I hesitate, then push the door part open. I turn to say goodbye, or please don’t leave me, or both, but she is already disappearing into the lift with a swish of white coat and dark hair.
My heart is thumping too fast. I breathe in and out, and count each time to ten until it begins to slow, like they taught us; then square my shoulders and push the door open wider. Over the threshold is a long room with a door at the far end, plastic chairs along one wall, two other Slateds sitting with a regulation bag like mine on the floor in front of them. I recognise both of them from lessons, though I’ve been here much longer.
Like me, they are out of the pale blue cotton overalls we always wear, and into actual jeans. Just another uniform, then? They are smiling, thrilled to be leaving hospital at last with their families.
Never mind that they’ve never met them before.
A nurse at a desk on the other wall looks up. I stand in the doorway, reluctant to let it shut behind me. She frowns slightly, and flicks her hand to beckon me in.
‘Come. Are you Kyla? You must check in with me before you can check out,’ she says, and smiles widely.
I force my feet forward to her desk; my Levo vibrates as the door shuts with a swoosh behind. She
grabs my hand and scans my Levo just as it vibrates harder: 3.9. She shakes her head and holds my arm tight with one hand, and jabs a syringe into my
shoulder with the other.
‘What is that?’ I ask, pulling away and rubbing my arm, though I am pretty sure I know.
‘Just something to keep you level until you are somebody else’s problem. Sit down until your name is called.’
My stomach is churning. I sit. The other two look at me with wide eyes. I can feel the Happy Juice begin to ease through my veins, taking the edge off, but it doesn’t stop my thoughts even as my Levo slowly rises to 5.
What if my parents don’t like me? Even when I really try – which, to be fair, isn’t all the time – people don’t seem to warm to me. They get annoyed like Dr Lysander when I don’t do or say what they expect.
What if I don’t like them? All I know are their names. All I have is one photograph, framed and hung on my hospital room wall, and now tucked in my bag. David, Sandra and Amy Davis: Dad, Mum and older sister. They smile at the camera and look pleasant enough, but who knows what they are really like?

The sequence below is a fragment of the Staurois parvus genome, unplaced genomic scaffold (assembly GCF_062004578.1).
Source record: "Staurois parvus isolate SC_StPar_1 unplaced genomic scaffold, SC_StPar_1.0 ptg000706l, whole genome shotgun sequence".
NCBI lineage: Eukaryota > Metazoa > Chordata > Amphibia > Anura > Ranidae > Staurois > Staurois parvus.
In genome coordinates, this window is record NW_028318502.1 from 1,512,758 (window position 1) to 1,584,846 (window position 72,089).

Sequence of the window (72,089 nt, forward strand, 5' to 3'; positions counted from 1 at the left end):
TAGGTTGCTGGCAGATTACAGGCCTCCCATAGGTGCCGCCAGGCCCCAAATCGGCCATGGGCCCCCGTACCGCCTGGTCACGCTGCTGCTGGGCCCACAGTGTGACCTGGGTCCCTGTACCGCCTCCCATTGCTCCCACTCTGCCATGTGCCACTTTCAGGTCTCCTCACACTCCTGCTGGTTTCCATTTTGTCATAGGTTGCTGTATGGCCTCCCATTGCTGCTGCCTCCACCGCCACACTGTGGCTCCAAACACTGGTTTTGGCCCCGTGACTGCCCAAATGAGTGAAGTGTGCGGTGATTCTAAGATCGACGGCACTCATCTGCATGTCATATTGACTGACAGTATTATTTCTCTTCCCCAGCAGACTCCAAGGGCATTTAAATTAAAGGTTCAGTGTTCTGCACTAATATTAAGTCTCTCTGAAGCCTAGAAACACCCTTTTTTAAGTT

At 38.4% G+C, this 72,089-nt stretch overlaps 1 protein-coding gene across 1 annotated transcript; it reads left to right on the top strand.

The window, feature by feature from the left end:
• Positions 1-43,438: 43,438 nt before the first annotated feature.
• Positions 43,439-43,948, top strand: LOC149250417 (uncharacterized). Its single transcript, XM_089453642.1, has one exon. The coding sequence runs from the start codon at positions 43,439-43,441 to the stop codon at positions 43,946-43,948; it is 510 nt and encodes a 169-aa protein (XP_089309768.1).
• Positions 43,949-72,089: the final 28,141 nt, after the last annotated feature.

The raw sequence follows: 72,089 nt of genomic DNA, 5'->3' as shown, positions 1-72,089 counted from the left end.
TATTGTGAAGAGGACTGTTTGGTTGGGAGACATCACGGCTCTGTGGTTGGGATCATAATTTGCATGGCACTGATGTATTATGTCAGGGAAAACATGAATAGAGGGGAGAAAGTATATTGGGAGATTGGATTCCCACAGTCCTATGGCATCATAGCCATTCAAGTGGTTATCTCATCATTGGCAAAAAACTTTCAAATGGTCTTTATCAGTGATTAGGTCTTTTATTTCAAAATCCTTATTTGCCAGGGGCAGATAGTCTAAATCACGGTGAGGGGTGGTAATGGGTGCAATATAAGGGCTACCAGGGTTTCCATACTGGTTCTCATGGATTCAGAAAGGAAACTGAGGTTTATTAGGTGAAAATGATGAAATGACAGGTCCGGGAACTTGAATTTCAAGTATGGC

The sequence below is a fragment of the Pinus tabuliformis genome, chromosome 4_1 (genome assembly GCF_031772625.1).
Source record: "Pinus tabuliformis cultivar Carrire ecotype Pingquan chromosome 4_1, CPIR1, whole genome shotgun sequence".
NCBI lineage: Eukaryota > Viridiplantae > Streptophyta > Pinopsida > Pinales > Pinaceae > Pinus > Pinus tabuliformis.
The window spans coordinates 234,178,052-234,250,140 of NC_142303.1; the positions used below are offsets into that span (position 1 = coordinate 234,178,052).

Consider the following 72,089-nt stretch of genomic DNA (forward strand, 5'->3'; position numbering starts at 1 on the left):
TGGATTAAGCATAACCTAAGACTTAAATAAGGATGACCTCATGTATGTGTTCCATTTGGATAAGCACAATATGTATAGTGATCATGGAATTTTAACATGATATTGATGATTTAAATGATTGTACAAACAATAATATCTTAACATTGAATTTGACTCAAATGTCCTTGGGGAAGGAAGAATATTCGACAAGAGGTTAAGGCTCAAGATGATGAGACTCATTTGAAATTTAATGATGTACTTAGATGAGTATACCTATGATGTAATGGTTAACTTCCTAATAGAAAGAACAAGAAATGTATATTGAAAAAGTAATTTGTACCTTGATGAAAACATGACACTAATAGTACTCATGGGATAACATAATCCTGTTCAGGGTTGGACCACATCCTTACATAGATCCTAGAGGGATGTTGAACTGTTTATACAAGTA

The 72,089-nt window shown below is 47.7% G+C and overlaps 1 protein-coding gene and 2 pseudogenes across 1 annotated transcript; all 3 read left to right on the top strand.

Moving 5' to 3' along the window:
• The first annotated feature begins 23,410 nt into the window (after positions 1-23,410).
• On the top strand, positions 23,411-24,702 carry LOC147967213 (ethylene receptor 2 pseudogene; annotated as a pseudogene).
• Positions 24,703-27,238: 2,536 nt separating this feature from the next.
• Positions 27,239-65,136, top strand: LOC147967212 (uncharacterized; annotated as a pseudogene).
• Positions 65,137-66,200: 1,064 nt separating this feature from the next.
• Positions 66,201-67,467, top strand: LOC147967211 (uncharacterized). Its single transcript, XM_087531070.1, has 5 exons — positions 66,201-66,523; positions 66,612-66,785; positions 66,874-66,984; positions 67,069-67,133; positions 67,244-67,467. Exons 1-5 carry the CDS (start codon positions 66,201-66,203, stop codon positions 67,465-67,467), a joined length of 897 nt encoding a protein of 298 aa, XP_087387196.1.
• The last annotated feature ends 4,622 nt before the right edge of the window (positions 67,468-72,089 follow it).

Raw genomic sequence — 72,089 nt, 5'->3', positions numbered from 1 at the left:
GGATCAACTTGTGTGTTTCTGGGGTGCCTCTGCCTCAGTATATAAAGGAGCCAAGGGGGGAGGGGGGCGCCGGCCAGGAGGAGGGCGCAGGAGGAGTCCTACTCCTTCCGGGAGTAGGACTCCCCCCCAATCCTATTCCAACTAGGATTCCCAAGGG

But at the end of it all, none of this matters, because no matter who they are, I have to make them like me.
Failure is not an option.
‘Processing’ doesn’t involve much. I am scanned, photographed, finger printed and weighed.
It turns out ‘Release’ is the tricky bit. The nurse explains on the way that I need to say hello to my mum and dad, that they and I will sign some papers to say we are all now one big happy family, and then we will leave together to live happily ever after. Of course I spot the problem, straight away: what if they take one look at me, and refuse to sign? What then?
‘Stand up straight! And smile,’ she hisses, then pushes me through a door.
I paste a wide smile on my face, convinced it won’t transform me from scared and miserable to angelic and happy; more like, demented. I stand in the doorway, and there they are. I almost expect to see them posed like they are in the photograph, wearing the same things, like dolls. But each of them is in different clothes, different positions,and the details fight for notice: too much at once, all threatening to overwhelm and send me into the red, even with the Happy Juice still lingering in my veins.
I hear the teacher’s bored voice, over and over again with the same words, as if she were standing there next to me: one thing at a time, Kyla.
I focus on their eyes and leave the rest for later. Dad’s are grey, unreadable, contained; Mum’s soft flecked light brown, impatient eyes that remind me of Dr Lysander, like they miss nothing. And my sister is there, too: wide dark almost black eyes stare curiously back at mine, set in glowing skin like chocolate velvet.